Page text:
Monday, June 13, 2011


Battle of Zapote Bridge (River)
American invaders captured Filipino cannons, 13 June 1899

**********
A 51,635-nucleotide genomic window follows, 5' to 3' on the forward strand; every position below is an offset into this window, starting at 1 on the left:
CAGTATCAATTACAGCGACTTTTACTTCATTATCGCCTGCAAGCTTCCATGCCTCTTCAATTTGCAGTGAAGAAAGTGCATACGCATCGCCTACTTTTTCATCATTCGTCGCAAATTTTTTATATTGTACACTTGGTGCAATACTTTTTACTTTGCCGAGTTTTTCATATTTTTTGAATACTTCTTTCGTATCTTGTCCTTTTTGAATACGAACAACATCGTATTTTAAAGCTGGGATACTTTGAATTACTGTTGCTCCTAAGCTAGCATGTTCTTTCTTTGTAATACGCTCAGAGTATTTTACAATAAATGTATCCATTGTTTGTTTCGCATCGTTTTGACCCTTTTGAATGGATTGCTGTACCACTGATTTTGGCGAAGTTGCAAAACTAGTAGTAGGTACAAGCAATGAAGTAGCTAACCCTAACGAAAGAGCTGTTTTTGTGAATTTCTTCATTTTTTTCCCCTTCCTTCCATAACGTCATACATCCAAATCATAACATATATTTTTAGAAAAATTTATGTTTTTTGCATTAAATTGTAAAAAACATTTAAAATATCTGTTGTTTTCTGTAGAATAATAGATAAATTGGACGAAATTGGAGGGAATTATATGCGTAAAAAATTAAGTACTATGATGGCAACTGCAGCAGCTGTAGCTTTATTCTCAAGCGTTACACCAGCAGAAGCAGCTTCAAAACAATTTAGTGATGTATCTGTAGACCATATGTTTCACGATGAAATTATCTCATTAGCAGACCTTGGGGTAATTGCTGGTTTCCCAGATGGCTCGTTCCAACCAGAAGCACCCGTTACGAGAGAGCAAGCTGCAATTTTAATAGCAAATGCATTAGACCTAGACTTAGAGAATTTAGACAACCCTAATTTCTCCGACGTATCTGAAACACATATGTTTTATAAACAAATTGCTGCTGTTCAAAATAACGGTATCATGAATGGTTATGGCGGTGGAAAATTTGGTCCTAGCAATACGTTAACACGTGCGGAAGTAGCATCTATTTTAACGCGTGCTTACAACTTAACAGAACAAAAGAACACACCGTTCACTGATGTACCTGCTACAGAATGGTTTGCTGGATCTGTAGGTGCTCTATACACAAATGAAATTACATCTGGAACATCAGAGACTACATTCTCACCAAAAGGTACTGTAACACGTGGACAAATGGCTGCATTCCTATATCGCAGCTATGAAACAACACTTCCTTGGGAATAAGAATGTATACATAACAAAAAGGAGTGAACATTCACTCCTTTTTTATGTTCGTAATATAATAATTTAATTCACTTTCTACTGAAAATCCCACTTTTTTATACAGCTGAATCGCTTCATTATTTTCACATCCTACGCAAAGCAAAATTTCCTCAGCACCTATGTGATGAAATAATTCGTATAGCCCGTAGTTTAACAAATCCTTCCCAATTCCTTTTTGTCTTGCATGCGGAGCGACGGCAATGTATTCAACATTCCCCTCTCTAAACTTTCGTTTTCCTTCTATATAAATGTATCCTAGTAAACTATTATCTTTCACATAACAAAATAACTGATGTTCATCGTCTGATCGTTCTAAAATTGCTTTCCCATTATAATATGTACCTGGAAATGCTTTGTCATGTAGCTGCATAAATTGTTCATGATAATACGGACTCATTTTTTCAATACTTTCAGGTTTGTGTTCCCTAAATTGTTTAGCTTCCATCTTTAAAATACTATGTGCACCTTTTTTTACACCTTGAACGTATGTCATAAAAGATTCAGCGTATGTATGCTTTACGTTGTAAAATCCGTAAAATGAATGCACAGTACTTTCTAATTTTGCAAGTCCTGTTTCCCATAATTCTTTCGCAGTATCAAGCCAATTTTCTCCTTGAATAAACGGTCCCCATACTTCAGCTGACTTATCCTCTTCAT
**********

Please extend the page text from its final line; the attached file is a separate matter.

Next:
1899 - The (second)  Battle of Zapote Bridge (River), one of the fiercest battles and actually the largest single battle next to the earlier Battle of Manila during the Philippine-American War (1899-1914) involving 5,000 Filipinos and 3,000 enemy American forces, is won by Gen. Henry Ware Lawton of the invading United States;  the crucial battle began with some 1,000 valiant Filipinos in prepared position stoutly defending the bridge against the invading Companies F and I of the 21st Infantry under Major Boylebut; fighting with much less inferior firepower, the Filipinos under Gen. Artemio Ricarte and Mariano Noriel ultimately yielded to the imperialist American forces; the battle lasted for hours until the much better armed Bald Eagle  soldiers drove the Filipino freedom fighters out of their lines forcing them to withdraw inland as a rear guard held off the imperialists for a time; Lawton, who would later be killed by the men of Gen. Licerio Geronimo later that year, will remark  on the uncanny bravery of the Filipinos shown int he battle as the New York Times will report that the Filipino army is "the largest and best organized body of men which had yet met American troops"; the battle would help make President Emilio F. Aguinaldo decide to reform the regular Philippine Army into guerrilla style units to better engage the enemy Americans and capitalize on the Filipinos' endemic knowledge of the Southeast Asian archipelago's landscape.

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